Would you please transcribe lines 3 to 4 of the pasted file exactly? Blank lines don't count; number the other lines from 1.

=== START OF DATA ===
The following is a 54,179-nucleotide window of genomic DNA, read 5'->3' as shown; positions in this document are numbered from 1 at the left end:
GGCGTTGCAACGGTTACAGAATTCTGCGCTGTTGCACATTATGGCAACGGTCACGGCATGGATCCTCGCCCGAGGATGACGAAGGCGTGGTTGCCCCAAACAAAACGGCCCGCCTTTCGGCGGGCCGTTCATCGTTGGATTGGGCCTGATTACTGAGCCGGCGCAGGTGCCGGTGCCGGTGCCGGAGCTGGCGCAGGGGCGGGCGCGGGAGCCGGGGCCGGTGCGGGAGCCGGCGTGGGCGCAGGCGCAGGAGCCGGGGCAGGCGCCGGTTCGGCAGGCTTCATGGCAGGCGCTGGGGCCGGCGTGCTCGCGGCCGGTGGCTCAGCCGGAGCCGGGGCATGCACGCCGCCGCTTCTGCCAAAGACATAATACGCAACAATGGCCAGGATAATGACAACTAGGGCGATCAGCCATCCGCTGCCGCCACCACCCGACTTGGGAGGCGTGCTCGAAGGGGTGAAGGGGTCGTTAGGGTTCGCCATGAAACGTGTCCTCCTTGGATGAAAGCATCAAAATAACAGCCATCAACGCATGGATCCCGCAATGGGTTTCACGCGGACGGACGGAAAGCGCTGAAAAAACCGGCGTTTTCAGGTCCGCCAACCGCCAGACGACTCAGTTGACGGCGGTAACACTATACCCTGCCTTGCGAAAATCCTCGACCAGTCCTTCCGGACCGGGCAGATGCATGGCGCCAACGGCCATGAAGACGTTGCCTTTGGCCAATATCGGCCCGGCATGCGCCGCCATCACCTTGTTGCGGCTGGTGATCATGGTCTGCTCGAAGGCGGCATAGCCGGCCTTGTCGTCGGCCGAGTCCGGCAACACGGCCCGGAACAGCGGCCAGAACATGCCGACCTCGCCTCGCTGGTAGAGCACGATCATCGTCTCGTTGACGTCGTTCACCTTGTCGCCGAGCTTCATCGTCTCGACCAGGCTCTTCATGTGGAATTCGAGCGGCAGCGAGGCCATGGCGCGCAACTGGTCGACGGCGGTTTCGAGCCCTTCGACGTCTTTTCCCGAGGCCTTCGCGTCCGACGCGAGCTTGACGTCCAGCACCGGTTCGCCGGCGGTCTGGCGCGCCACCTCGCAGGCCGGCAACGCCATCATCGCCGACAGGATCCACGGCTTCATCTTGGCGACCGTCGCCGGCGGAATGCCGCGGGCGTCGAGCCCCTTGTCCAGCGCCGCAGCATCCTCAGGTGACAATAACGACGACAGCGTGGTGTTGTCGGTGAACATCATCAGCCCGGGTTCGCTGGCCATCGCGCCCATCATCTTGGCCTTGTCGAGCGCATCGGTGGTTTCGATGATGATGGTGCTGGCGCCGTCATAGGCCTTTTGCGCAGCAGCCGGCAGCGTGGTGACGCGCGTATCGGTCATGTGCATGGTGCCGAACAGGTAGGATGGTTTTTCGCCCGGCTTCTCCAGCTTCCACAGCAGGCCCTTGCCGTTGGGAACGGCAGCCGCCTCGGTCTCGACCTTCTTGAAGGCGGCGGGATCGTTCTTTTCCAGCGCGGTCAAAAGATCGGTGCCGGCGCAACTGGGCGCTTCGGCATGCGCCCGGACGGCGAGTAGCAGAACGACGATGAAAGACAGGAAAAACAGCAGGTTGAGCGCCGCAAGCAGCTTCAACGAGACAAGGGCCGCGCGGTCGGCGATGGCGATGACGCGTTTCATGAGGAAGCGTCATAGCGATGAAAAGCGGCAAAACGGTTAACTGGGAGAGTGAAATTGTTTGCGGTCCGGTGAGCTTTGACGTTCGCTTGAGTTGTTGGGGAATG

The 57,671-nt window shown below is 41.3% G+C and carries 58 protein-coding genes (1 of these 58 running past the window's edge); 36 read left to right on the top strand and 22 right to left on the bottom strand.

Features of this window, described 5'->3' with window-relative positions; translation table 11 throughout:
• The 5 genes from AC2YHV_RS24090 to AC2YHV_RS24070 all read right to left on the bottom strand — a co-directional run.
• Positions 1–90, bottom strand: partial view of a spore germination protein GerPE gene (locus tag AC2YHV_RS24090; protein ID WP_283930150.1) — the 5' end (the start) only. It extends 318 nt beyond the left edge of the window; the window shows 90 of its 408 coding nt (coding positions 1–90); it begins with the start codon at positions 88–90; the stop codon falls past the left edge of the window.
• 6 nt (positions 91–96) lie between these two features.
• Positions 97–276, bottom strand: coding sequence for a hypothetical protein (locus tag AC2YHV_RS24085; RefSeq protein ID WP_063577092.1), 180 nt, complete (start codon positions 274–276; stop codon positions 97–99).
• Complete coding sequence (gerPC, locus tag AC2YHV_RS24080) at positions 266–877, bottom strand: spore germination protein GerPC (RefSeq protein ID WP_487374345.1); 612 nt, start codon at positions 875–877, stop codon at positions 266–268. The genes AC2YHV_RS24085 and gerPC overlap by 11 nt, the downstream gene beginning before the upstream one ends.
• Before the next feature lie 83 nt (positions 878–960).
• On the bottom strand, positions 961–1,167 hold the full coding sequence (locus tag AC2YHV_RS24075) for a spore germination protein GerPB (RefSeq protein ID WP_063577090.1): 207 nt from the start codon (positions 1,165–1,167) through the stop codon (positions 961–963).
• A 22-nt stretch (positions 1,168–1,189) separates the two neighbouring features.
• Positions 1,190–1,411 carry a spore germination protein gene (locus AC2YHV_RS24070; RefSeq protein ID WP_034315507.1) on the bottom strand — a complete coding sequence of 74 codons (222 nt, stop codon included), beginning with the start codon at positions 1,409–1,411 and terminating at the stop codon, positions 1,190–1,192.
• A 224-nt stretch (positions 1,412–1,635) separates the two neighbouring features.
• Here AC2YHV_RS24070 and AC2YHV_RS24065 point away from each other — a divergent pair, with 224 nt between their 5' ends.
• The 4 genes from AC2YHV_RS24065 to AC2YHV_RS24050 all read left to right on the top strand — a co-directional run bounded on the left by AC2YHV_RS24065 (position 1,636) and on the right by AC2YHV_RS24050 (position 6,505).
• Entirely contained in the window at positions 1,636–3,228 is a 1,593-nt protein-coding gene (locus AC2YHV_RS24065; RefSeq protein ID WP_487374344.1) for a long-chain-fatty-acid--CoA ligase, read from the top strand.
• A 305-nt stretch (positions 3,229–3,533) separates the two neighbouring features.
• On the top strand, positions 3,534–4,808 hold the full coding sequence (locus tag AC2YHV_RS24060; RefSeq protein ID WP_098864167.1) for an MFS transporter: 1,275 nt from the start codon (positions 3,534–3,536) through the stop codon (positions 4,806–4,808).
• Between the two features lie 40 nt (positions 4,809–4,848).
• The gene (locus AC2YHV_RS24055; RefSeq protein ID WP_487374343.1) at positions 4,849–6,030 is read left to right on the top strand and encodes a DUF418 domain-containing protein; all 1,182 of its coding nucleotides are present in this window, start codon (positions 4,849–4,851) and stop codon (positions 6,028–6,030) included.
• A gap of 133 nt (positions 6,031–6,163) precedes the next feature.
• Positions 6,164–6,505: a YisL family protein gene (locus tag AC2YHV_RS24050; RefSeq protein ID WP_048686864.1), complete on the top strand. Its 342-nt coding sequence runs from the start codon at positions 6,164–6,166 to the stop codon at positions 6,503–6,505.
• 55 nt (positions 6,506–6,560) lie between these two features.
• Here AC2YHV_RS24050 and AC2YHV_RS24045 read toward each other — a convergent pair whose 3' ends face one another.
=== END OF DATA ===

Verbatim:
The 57,671-nt window shown below is 41.3% G+C and carries 58 protein-coding genes (1 of these 58 running past the window's edge); 36 read left to right on the top strand and 22 right to left on the bottom strand.

Features of this window, described 5'->3' with window-relative positions; translation table 11 throughout: